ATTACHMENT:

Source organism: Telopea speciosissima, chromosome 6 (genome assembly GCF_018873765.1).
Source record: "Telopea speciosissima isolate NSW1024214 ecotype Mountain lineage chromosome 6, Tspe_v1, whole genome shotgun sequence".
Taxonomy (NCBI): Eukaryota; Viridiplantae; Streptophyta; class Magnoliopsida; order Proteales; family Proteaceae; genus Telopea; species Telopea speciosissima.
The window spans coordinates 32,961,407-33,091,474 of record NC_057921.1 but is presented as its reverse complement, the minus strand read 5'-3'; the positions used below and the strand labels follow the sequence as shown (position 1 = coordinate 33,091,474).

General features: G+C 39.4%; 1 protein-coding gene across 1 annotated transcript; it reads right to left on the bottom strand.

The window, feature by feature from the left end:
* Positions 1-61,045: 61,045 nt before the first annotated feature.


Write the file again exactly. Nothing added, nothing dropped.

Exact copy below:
Source organism: Telopea speciosissima, chromosome 6 (genome assembly GCF_018873765.1).
Source record: "Telopea speciosissima isolate NSW1024214 ecotype Mountain lineage chromosome 6, Tspe_v1, whole genome shotgun sequence".
Taxonomy (NCBI): Eukaryota; Viridiplantae; Streptophyta; class Magnoliopsida; order Proteales; family Proteaceae; genus Telopea; species Telopea speciosissima.
The window spans coordinates 32,961,407-33,091,474 of record NC_057921.1 but is presented as its reverse complement, the minus strand read 5'-3'; the positions used below and the strand labels follow the sequence as shown (position 1 = coordinate 33,091,474).

General features: G+C 39.4%; 1 protein-coding gene across 1 annotated transcript; it reads right to left on the bottom strand.

The window, feature by feature from the left end:
* Positions 1-61,045: 61,045 nt before the first annotated feature.